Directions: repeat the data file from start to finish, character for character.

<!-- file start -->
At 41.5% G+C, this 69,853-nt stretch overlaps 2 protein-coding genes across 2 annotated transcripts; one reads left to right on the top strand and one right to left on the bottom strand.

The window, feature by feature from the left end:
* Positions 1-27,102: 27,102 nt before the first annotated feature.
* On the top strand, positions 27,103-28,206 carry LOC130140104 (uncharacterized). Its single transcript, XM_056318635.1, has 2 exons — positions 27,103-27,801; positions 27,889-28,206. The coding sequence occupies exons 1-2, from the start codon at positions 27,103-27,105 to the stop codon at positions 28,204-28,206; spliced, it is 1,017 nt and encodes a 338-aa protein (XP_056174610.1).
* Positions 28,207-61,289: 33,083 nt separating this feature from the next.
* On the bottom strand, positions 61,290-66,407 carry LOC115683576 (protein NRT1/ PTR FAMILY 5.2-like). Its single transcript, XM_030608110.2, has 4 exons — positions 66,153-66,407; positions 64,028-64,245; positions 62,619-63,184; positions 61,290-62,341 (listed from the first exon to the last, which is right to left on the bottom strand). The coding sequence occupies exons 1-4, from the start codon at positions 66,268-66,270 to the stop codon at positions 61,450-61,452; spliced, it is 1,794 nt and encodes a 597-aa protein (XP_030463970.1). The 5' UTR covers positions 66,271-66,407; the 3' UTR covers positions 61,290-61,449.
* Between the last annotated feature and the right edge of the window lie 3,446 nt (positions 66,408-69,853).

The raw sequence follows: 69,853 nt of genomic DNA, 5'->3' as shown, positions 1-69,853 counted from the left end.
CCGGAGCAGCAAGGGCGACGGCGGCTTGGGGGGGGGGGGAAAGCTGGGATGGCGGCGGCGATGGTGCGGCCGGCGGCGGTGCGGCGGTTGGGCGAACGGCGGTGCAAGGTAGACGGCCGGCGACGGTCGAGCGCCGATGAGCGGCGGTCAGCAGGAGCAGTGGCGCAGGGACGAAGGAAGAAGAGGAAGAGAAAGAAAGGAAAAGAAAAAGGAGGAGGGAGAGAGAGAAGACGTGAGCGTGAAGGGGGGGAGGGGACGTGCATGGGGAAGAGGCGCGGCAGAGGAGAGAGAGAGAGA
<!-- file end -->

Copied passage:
At 41.5% G+C, this 69,853-nt stretch overlaps 2 protein-coding genes across 2 annotated transcripts; one reads left to right on the top strand and one right to left on the bottom strand.

The window, feature by feature from the left end:
* Positions 1-27,102: 27,102 nt before the first annotated feature.
* On the top strand, positions 27,103-28,206 carry LOC130140104 (uncharacterized). Its single transcript, XM_056318635.1, has 2 exons — positions 27,103-27,801; positions 27,889-28,206. The coding sequence occupies exons 1-2, from the start codon at positions 27,103-27,105 to the stop codon at positions 28,204-28,206; spliced, it is 1,017 nt and encodes a 338-aa protein (XP_056174610.1).
* Positions 28,207-61,289: 33,083 nt separating this feature from the next.
* On the bottom strand, positions 61,290-66,407 carry LOC115683576 (protein NRT1/ PTR FAMILY 5.2-like). Its single transcript, XM_030608110.2, has 4 exons — positions 66,153-66,407; positions 64,028-64,245; positions 62,619-63,184; positions 61,290-62,341 (listed from the first exon to the last, which is right to left on the bottom strand). The coding sequence occupies exons 1-4, from the start codon at positions 66,268-66,270 to the stop codon at positions 61,450-61,452; spliced, it is 1,794 nt and encodes a 597-aa protein (XP_030463970.1). The 5' UTR covers positions 66,271-66,407; the 3' UTR covers positions 61,290-61,449.
* Between the last annotated feature and the right edge of the window lie 3,446 nt (positions 66,408-69,853).

The raw sequence follows: 69,853 nt of genomic DNA, 5'->3' as shown, positions 1-69,853 counted from the left end.
CCGGAGCAGCAAGGGCGACGGCGGCTTGGGGGGGGGGGGAAAGCTGGGATGGCGGCGGCGATGGTGCGGCCGGCGGCGGTGCGGCGGTTGGGCGAACGGCGGTGCAAGGTAGACGGCCGGCGACGGTCGAGCGCCGATGAGCGGCGGTCAGCAGGAGCAGTGGCGCAGGGACGAAGGAAGAAGAGGAAGAGAAAGAAAGGAAAAGAAAAAGGAGGAGGGAGAGAGAGAAGACGTGAGCGTGAAGGGGGGGAGGGGACGTGCATGGGGAAGAGGCGCGGCAGAGGAGAGAGAGAGAGA